Mark Cuban and Jim Crane, please call your office . . .
Astros owner Drayton McLane has retained the services of the investment bank Allen & Company to assist in the sale of the team, according to two people with knowledge of the arrangement.
McLane, who could not be reached for comment Thursday night, has owned the Astros since 1992. Having entertained on and off for at least a couple of years the idea of selling, he has ramped up efforts recently.
McLane has toyed with selling the Astros in the past, but you don’t hire an investment bank if you’re toying. He really wants to sell this time. Maury has more details over at the Biz of Baseball. The upshot, though: McLane wants around $800 million. Any purchase of the team would include a stake in the newly created regional sports network CSN Houston. Bonus: no one is bankrupt this time, so any sale would likely take less than nine months and multiple rounds of litigation.
Which means this won’t be much fun at all, sadly.
Kristie Ackert of the New York Daily News reports that the Mets have discussed a trade involving starter Matt Harvey with at least two teams. Apparently, the Mets were even willing to move Harvey for a reliever.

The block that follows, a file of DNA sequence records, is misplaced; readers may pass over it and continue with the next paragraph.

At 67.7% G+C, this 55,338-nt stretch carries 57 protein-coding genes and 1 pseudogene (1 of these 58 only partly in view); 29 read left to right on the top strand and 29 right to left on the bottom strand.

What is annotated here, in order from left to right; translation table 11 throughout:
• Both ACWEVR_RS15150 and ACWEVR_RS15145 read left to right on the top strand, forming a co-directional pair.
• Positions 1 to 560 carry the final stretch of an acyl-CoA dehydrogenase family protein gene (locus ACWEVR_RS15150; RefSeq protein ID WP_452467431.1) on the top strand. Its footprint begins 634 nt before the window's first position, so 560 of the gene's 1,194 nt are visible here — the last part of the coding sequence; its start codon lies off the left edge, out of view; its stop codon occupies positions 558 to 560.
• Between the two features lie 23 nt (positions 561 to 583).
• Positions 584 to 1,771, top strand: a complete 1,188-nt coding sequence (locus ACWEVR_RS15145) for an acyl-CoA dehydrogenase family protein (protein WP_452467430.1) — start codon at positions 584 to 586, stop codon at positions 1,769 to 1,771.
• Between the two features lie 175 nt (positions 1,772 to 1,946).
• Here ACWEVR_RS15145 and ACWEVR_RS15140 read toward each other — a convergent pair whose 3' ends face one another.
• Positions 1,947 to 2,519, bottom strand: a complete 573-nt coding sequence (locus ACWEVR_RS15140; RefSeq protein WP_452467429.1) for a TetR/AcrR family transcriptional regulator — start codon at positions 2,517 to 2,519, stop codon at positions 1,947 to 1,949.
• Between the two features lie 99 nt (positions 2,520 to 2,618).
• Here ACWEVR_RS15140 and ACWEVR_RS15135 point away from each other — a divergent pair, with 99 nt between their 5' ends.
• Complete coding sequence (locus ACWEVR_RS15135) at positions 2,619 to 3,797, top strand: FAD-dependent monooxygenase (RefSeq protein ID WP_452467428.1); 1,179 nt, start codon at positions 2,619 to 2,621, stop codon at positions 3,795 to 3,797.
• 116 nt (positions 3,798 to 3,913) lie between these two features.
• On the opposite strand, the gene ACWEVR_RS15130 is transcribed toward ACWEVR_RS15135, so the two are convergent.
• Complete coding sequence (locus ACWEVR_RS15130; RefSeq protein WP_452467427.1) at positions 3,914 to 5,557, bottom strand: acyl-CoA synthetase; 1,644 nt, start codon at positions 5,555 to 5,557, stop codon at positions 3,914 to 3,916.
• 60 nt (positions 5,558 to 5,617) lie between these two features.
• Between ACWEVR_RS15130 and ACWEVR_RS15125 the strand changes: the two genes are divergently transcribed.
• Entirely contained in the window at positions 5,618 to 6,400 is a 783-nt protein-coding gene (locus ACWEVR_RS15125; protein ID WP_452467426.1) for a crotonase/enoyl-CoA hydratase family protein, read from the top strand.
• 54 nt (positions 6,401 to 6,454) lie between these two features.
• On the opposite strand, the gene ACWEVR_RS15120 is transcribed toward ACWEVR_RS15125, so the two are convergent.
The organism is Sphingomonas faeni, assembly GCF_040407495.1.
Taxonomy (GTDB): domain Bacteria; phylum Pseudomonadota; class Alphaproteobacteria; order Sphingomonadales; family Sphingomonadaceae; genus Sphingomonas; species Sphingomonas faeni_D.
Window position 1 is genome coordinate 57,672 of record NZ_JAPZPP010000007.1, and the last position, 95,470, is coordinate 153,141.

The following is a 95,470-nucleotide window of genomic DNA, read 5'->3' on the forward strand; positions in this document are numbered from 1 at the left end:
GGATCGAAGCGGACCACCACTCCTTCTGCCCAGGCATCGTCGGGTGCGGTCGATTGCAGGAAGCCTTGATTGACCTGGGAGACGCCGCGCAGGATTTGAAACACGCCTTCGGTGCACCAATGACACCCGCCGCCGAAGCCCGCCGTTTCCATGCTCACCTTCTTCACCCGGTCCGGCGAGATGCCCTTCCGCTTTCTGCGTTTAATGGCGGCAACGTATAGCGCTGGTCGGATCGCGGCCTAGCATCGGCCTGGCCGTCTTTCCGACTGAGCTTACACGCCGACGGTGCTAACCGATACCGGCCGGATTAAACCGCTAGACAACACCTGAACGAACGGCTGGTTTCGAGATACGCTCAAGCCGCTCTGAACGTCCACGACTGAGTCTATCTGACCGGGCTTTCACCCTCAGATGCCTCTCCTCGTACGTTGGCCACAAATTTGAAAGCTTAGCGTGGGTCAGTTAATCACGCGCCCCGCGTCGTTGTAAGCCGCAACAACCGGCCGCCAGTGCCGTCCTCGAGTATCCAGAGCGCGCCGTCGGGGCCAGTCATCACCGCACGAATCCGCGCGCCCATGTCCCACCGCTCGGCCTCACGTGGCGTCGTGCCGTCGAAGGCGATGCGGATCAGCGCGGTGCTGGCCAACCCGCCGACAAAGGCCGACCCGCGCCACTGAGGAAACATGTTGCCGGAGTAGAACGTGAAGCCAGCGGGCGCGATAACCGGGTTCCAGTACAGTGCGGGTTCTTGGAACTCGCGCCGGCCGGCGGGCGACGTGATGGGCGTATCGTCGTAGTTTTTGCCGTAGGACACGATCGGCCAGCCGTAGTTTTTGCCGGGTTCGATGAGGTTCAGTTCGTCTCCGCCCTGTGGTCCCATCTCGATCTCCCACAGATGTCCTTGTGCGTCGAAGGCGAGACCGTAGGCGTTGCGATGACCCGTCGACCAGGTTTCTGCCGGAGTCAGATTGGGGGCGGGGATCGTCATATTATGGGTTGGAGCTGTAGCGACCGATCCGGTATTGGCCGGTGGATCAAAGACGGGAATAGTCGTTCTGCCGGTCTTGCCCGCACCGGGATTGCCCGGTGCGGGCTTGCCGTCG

The Mets tendered Harvey a contract on December 1. He’s entering his third and final year of arbitration eligibility and will likely see a slight bump from last season’s salary of $5.125 million. As a result, there was some thought going into late November that the Mets would non-tender Harvey.
Harvey, 28, made 18 starts and one relief appearance last year and had horrendous results. He put up a 6.70 ERA with a 67/47 K/BB ratio in 92 2/3 innings. Between his performance, his impending free agency, and his injury history, the Mets aren’t likely to get much back in return for Harvey. Even expecting a reliever in return may be too lofty.
Along with bullpen help, the Mets also need help at second base, first base, and the outfield. They don’t have many resources with which to address those needs. Ackert described the Mets’ resources as “a very limited stash of prospects” and “limited payroll space.”